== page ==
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BWW Review: Desert Rose's TIME SQUARE ANGEL is Moving and Excellently Presented

BWW Review: Desert Rose's TIME SQUARE ANGEL is Moving and Excellently Presented
TIMES SQUARE ANGEL"s Terry Huber & Kam Cisco

Desert Rose Playhouse's director, Jim Strait, and musical director, Joel Baker, have added popular numbers and Christmas songs to Charles Busch's TIMES SQUARE ANGEL to create what the playbill calls a musical pastiche. Their fine work, along with the terrific acting and singing, result in a production that provides laughs, while tugging at the heartstrings.

Charles Busch's original, non-musical play is definitely not my cup of tea - a hardboiled combination of A CHRISTMAS CAROL and IT'S A WONDERFUL LIFE that doesn't quite fulfill its intentions. I am not alone in this view; New York Times theatre critic, Walter Goodman wrote that TIMES SQUARE ANGEL's "situations and [its] lines seem to have been picked up in the storeroom of a studio back lot." However, with the addition of the toe-tapping musical numbers, Mr. Strait and Mr. Baker turn the mediocre source material into a moving send-up of the 1940's.

The story involves Albert, a falling angel (Robbie Wayne), whom God gives one last chance to avoid being banished to hell. His assignment is to save Irish O'Flanagan (Loren Freeman), a cheap, hardboiled nightclub singer, from being shot on Christmas by her gangster boyfriend, Chick (Michael Pacas). Albert must convince Irish to care about the people who care about her, instead of living selfishly and getting embroiled in Chick's plan to kidnap a senator's daughter (Cat Lyn Day) - the act that will result in her violent death the next day unless Albert can turn her around.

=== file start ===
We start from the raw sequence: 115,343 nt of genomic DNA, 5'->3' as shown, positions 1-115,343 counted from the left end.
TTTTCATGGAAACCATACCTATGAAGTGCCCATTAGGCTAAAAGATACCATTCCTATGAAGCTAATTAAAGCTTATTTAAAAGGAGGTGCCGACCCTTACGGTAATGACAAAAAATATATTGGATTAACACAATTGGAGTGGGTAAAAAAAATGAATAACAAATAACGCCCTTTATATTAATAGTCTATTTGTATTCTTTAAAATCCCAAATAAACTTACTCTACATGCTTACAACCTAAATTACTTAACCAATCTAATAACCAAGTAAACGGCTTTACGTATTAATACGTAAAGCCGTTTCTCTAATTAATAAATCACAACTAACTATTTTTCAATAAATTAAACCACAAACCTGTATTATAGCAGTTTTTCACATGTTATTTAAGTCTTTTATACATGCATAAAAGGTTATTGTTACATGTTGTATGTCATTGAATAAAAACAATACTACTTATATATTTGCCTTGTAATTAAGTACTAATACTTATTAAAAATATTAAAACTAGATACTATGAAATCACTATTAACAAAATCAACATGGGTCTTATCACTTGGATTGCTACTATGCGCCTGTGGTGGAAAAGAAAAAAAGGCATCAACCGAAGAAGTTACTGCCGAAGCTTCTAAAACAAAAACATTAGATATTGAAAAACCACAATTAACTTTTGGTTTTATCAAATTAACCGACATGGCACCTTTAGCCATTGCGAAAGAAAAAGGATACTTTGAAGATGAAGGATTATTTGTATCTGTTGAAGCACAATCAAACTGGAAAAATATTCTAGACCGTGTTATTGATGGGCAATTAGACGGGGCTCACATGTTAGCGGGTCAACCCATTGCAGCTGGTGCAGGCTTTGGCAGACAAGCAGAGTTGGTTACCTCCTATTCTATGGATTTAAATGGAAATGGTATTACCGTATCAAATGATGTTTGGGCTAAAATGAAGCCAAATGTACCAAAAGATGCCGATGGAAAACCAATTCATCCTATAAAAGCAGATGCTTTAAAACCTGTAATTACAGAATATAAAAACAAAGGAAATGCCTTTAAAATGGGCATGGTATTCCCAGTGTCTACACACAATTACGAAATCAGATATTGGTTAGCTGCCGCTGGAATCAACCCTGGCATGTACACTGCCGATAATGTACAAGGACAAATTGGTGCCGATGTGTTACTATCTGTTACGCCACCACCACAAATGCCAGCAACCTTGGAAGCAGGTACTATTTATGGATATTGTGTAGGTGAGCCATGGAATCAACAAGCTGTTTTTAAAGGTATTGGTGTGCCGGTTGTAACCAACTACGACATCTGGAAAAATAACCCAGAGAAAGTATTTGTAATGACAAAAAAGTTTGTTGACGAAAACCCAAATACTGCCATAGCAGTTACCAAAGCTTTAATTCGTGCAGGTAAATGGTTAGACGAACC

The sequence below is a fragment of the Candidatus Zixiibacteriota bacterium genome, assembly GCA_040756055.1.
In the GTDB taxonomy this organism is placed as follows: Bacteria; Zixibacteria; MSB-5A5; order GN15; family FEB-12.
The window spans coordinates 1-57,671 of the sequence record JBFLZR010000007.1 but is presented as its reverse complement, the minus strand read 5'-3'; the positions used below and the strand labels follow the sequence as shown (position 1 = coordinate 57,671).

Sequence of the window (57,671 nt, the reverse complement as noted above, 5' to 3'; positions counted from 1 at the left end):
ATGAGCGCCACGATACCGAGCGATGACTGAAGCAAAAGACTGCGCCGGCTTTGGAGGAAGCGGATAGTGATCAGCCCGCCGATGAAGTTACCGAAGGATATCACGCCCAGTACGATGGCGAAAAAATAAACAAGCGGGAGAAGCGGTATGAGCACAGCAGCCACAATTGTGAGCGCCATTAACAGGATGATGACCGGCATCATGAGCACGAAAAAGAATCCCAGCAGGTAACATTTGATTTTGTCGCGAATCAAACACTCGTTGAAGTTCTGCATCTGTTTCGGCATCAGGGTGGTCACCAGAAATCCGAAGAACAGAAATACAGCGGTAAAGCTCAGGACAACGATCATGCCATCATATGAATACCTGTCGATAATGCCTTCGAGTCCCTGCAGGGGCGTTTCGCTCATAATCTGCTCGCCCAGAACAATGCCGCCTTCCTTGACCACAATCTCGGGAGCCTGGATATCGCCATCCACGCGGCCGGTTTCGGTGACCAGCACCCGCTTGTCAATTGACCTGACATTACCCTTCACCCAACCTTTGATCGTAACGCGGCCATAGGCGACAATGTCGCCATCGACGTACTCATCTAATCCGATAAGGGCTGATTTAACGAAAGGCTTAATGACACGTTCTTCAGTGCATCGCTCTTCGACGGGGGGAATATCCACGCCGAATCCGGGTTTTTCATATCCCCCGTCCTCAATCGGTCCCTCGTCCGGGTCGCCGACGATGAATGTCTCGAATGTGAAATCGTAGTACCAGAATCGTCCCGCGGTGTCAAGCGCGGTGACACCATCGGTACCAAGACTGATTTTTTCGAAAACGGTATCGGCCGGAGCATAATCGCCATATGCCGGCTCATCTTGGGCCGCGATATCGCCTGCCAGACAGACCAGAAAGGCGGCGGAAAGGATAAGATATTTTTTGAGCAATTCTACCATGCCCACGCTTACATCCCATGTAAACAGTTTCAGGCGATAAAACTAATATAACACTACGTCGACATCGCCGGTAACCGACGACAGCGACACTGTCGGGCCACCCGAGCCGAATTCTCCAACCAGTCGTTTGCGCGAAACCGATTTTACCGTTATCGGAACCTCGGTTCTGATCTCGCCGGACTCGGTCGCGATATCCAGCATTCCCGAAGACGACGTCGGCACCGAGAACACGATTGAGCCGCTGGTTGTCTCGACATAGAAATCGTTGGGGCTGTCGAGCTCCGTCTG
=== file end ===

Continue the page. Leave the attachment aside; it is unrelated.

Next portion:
I found myself moved when Albert, after failing miserably in his assignment, insists on one more chance for Irish, and eventually tells God that he doesn't care whether he is allowed to stay in heaven as long as he succeeds in saving her; the tears in my eyes during the sentimental final moments of the show surprised me. The singing and Robbie Wayne's choreography provide welcome upbeat moments, my own favorite being "Mele Kalikimaka."

BWW Review: Desert Rose's TIME SQUARE ANGEL is Moving and Excellently Presented
Angels Cat Lyn Day, Robbie Wayne, and Karen Schmitt.

Desert Rose has a strong cadre of fabulous veteran actors, some of whom appear in TIMES SQUARE ANGEL, among them Robbie Wayne, Terry Huber, Kam Sisco, Michael Pacas, and Cat Lyn Day. This production also includes wonderful performers relatively new to Desert Rose, including Karen Schmitt, Melanie Blue, James Owen, and Ruth Braun.

The simple set includes 1940's projections (by Mr. Strait) to stand in for the multiple locations where the story takes place. The lighting and sound (by Mr. Strait and Phil Murphy) help set the mood, and the period costumes, makeup, and elaborate wigs (by Mark Demry and Toni Molano) are all top-notch. The angel outfits are particularly clever.